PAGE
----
"A Soldier's Daughter Never Dies" was originally a novel written by Kaylie Jones, the daughter of author James Jones ("From Here to Eternity" and "The Thin Red Line;" the latter will be appearing in theaters at Christmastime as a highly-anticipated Terrence Malick film). Jones (in the guise of a character named Channe) wrote a thinly veiled account of growing up with her father, bored mother, and adopted brother in France and the United States during the turbulence of the 1960s.
That's exactly what happens in the movie, too, to a fault. The day-to-day existence of the Bill Willis family (Jones' fictional name for her father) tries to serve as the basis for a movie when, in fact, it's better suited for simple day-to-day existence. The movie gets nowhere very slowly, with episodic anecdotes stringing you along in the vain hope that it'll eventually add up to something. Basically, it doesn't.
Kris Kristofferson plays the warm-hearted writer (Barbara Hershey is the mother), but until the latter part of the film, when an illness makes him a more significant part of his daughter's life, he might as well be playing Danny Thomas in "Make Room for Daddy." For most of the movie, we know nothing (and I mean nothing) about the character except that he's a writer and likes to watch old movies on TV.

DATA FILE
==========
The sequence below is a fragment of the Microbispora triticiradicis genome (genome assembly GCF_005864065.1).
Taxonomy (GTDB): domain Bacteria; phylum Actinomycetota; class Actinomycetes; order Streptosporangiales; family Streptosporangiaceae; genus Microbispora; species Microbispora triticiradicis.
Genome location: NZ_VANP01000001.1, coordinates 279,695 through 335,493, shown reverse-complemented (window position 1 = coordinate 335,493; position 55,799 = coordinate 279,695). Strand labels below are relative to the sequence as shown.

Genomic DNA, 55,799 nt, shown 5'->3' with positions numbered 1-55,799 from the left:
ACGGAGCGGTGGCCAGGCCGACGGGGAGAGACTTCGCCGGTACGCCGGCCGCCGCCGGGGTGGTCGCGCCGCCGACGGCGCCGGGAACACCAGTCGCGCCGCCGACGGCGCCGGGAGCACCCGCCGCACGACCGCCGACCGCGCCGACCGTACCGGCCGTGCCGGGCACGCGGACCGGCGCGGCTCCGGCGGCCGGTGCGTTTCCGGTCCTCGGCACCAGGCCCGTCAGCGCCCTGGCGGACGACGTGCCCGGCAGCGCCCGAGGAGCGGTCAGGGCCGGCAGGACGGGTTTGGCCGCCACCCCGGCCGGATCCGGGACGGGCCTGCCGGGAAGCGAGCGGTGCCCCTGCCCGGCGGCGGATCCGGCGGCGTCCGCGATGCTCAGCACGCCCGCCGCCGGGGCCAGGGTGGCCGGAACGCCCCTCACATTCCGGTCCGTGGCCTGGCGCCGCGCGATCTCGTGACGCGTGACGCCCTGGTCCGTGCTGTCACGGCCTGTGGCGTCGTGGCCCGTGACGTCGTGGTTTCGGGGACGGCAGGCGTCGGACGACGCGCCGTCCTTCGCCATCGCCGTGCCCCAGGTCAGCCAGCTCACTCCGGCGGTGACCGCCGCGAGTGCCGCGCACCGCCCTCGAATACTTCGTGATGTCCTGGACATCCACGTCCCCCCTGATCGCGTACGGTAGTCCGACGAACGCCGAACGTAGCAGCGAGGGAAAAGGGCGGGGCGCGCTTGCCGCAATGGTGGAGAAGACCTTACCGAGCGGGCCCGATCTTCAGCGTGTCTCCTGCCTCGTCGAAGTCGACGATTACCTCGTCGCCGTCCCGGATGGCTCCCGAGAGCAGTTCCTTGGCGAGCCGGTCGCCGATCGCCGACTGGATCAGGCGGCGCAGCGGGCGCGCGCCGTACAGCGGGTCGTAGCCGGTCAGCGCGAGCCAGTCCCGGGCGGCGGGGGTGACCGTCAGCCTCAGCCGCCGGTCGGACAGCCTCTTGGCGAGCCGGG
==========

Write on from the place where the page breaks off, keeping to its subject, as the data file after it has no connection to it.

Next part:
Little for daughter to cry about
He dispenses some craggy wisdom every now and then, although it seems to me that the girl (well-played in her teen years by Leelee Sobieski, who looks a great deal like a young Helen Hunt) would be just as safe if she negotiated her angst on her own. Nothing Dad tells her is particularly earth-shaking, especially the silly-goose advice of the title. She doesn't have all that much to cry about, anyway, when you get right down to it.
We see young Channe growing up pretty much like the rest of us did, except that you've got the Merchant-Ivory-brand tormented housekeeper (played by Dominique Blanc), fancy duds, and a nice house in the background. There's a sprinkling of sexual confusion, social awkwardness, an eccentric first boyfriend (very gratingly played by Anthony Roth Costanzo, who I wanted to choke after a while), and a little bit of flowering writing talent thrown in for good measure.
The sudden move to America when Kristofferson's character gets sick isn't very well-integrated, either. Everything you've been following in the story is basically dropped like a hot potato when the family packs up the tent, then we get a new set of circumstances in the States.
If anyone else had been this sloppy and unfocused, they'd be getting raked over the critical coals right now, but Merchant-Ivory seems to have gotten the right shots. Even when they don't pull off what they're trying to do, people insist on giving them the credit for having tried so hard. Well, I give them credit for that, too, but not enough to make me say that this is a good film. Varnish your own table this time.
"A Soldier's Daughter Never Cries" contains a smattering of bad language and sexual situations. Costanzo's performance may freeze your face in a perpetual grimace. Rated R. 124 minutes, because art takes longer.